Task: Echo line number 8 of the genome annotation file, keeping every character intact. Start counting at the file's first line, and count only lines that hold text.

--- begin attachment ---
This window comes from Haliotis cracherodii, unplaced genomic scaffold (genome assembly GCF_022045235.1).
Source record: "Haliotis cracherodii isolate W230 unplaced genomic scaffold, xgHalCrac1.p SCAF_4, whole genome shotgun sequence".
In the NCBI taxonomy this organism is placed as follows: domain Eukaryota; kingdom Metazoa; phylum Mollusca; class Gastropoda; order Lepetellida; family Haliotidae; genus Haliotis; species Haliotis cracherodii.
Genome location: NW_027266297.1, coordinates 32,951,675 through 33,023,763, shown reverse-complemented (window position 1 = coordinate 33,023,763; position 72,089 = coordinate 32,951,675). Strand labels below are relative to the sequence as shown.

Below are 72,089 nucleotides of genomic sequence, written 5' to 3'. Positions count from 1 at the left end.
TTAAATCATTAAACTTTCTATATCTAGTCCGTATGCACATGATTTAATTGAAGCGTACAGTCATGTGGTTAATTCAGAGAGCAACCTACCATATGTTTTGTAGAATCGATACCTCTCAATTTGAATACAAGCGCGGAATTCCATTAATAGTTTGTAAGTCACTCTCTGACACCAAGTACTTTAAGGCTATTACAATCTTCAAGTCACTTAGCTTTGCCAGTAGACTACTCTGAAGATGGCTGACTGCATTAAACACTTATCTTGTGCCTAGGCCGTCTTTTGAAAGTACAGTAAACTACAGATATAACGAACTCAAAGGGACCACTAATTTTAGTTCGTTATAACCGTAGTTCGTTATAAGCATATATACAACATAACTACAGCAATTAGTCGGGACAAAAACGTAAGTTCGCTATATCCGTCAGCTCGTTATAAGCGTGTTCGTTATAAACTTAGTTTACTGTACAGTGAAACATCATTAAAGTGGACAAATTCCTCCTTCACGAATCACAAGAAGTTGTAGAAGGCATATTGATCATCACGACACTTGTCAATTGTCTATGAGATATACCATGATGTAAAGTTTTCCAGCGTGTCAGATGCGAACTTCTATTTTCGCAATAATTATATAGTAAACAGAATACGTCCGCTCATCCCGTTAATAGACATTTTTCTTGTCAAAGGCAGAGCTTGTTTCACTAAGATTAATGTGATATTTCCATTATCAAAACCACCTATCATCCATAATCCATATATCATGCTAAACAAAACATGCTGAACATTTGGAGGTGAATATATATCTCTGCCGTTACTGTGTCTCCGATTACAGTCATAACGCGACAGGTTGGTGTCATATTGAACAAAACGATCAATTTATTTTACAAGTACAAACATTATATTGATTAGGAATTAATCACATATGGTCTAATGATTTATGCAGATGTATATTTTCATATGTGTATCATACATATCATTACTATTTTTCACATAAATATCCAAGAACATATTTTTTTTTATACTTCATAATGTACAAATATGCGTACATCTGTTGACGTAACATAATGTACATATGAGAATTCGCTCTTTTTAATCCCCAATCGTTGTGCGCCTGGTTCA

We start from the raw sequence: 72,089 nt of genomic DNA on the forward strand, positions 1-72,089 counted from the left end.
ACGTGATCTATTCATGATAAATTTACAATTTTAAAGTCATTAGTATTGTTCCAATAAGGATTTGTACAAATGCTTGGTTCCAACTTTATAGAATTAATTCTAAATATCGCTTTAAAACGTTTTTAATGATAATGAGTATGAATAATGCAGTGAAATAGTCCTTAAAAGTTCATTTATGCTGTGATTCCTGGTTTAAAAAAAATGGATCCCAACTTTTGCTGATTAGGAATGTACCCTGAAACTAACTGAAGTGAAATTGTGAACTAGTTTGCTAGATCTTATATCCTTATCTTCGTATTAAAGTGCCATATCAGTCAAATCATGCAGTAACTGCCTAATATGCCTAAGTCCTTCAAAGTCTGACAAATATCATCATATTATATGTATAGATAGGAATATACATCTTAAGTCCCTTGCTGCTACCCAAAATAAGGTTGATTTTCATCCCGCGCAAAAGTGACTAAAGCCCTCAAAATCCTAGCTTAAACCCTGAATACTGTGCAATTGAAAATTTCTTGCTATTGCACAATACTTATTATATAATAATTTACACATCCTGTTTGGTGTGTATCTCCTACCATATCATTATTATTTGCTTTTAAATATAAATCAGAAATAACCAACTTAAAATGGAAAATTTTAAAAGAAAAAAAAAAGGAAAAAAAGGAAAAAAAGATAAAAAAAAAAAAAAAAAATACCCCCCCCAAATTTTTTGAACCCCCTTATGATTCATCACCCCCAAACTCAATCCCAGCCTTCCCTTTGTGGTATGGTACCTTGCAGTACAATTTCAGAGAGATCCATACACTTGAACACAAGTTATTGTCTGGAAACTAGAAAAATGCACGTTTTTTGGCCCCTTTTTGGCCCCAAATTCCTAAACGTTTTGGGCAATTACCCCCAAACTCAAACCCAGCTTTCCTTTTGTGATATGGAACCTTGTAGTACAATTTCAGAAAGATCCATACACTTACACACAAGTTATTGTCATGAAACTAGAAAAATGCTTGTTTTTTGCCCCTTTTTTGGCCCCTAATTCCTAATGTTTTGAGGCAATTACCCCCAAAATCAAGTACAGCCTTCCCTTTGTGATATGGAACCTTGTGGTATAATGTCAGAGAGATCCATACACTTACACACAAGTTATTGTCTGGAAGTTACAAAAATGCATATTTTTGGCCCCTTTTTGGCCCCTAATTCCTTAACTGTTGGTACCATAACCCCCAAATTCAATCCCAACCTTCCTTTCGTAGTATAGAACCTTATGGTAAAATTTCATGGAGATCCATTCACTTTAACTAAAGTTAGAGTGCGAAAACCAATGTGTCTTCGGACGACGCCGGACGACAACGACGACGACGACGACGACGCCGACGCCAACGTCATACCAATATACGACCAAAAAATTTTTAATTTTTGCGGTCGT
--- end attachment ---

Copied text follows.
ACGTGATCTATTCATGATAAATTTACAATTTTAAAGTCATTAGTATTGTTCCAATAAGGATTTGTACAAATGCTTGGTTCCAACTTTATAGAATTAATTCTAAATATCGCTTTAAAACGTTTTTAATGATAATGAGTATGAATAATGCAGTGAAATAGTCCTTAAAAGTTCATTTATGCTGTGATTCCTGGTTTAAAAAAAATGGATCCCAACTTTTGCTGATTAGGAATGTACCCTGAAACTAACTGAAGTGAAATTGTGAACTAGTTTGCTAGATCTTATATCCTTATCTTCGTATTAAAGTGCCATATCAGTCAAATCATGCAGTAACTGCCTAATATGCCTAAGTCCTTCAAAGTCTGACAAATATCATCATATTATATGTATAGATAGGAATATACATCTTAAGTCCCTTGCTGCTACCCAAAATAAGGTTGATTTTCATCCCGCGCAAAAGTGACTAAAGCCCTCAAAATCCTAGCTTAAACCCTGAATACTGTGCAATTGAAAATTTCTTGCTATTGCACAATACTTATTATATAATAATTTACACATCCTGTTTGGTGTGTATCTCCTACCATATCATTATTATTTGCTTTTAAATATAAATCAGAAATAACCAACTTAAAATGGAAAATTTTAAAAGAAAAAAAAAAGGAAAAAAAGGAAAAAAAGATAAAAAAAAAAAAAAAAAATACCCCCCCCAAATTTTTTGAACCCCCTTATGATTCATCACCCCCAAACTCAATCCCAGCCTTCCCTTTGTGGTATGGTACCTTGCAGTACAATTTCAGAGAGATCCATACACTTGAACACAAGTTATTGTCTGGAAACTAGAAAAATGCACGTTTTTTGGCCCCTTTTTGGCCCCAAATTCCTAAACGTTTTGGGCAATTACCCCCAAACTCAAACCCAGCTTTCCTTTTGTGATATGGAACCTTGTAGTACAATTTCAGAAAGATCCATACACTTACACACAAGTTATTGTCATGAAACTAGAAAAATGCTTGTTTTTTGCCCCTTTTTTGGCCCCTAATTCCTAATGTTTTGAGGCAATTACCCCCAAAATCAAGTACAGCCTTCCCTTTGTGATATGGAACCTTGTGGTATAATGTCAGAGAGATCCATACACTTACACACAAGTTATTGTCTGGAAGTTACAAAAATGCATATTTTTGGCCCCTTTTTGGCCCCTAATTCCTTAACTGTTGGTACCATAACCCCCAAATTCAATCCCAACCTTCCTTTCGTAGTATAGAACCTTATGGTAAAATTTCATGGAGATCCATTCACTTTAACTAAAGTTAGAGTGCGAAAACCAATGTGTCTTCGGACGACGCCGGACGACAACGACGACGACGACGACGACGCCGACGCCAACGTCATACCAATATACGACCAAAAAATTTTTAATTTTTGCGGTCGT